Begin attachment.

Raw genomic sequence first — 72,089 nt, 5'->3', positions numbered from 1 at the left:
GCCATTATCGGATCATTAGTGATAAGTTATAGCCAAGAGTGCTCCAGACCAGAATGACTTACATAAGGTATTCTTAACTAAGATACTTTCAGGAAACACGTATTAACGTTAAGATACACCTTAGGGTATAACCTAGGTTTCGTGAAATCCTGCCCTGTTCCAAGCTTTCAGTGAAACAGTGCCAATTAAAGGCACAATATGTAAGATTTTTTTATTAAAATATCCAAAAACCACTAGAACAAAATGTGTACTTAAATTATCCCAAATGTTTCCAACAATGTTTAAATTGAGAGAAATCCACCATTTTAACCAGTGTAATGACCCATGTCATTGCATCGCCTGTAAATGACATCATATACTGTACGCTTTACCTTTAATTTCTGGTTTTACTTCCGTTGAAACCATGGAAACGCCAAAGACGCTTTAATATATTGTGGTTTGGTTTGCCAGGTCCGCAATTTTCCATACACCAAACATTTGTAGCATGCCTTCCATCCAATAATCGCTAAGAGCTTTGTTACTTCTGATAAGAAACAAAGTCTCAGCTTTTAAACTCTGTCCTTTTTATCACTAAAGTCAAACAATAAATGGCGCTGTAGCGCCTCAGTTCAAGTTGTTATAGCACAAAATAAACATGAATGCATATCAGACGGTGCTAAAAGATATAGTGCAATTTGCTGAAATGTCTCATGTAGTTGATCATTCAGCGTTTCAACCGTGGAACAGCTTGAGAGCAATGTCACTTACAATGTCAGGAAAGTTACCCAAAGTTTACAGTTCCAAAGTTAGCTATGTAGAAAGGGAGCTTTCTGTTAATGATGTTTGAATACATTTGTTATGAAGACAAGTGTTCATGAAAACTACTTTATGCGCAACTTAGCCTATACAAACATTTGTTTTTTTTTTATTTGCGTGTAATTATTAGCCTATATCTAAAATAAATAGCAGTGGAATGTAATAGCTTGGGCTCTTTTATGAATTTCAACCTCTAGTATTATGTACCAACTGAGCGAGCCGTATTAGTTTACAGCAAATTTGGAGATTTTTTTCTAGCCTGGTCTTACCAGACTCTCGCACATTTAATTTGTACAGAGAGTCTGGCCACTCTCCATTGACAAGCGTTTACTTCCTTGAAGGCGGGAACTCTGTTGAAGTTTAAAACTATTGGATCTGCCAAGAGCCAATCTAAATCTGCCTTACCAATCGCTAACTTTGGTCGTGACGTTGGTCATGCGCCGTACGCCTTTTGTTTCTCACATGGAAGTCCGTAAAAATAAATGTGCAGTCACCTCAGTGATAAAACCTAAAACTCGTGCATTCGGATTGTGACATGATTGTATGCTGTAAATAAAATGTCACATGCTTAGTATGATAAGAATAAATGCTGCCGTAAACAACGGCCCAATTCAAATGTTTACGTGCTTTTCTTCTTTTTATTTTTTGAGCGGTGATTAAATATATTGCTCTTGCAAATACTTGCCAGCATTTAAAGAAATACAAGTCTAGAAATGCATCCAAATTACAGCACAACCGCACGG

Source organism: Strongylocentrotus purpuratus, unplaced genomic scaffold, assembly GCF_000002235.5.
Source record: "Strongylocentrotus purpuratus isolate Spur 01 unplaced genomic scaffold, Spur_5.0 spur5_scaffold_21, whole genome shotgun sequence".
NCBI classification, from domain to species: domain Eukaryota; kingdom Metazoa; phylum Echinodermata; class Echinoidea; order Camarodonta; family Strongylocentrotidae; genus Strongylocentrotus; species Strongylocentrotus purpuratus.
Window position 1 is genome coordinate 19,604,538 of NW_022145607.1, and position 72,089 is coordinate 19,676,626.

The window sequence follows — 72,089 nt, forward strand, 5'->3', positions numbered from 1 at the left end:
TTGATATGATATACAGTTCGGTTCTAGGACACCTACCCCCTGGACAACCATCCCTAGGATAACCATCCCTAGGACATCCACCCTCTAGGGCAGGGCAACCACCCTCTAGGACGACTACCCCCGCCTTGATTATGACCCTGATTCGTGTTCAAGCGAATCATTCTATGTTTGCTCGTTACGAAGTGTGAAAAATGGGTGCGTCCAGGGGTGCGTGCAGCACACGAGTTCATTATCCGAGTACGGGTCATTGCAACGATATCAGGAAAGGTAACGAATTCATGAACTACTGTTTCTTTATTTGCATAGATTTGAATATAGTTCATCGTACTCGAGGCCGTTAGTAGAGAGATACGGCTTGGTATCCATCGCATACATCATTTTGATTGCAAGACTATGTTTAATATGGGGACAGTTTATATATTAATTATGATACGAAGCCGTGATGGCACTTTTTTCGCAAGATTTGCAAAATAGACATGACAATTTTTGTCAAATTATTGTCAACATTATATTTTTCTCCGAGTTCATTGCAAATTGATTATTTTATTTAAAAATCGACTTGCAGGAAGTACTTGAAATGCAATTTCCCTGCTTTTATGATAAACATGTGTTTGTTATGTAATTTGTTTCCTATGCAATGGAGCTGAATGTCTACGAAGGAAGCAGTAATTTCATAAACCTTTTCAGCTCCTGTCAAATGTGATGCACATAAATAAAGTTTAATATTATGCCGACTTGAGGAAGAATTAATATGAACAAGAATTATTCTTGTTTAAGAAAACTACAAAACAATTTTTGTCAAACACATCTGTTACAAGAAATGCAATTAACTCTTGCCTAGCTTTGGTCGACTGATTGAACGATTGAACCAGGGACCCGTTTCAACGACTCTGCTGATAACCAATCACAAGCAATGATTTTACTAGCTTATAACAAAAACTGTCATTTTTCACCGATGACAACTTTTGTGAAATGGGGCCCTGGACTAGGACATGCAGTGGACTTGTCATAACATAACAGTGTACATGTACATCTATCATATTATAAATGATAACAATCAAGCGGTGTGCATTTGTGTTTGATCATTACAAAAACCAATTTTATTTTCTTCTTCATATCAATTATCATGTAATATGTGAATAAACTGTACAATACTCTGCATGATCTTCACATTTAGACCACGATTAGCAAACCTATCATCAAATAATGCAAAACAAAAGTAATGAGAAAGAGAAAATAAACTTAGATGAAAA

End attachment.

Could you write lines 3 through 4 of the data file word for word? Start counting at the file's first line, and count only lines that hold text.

Source organism: Strongylocentrotus purpuratus, unplaced genomic scaffold, assembly GCF_000002235.5.
Source record: "Strongylocentrotus purpuratus isolate Spur 01 unplaced genomic scaffold, Spur_5.0 spur5_scaffold_21, whole genome shotgun sequence".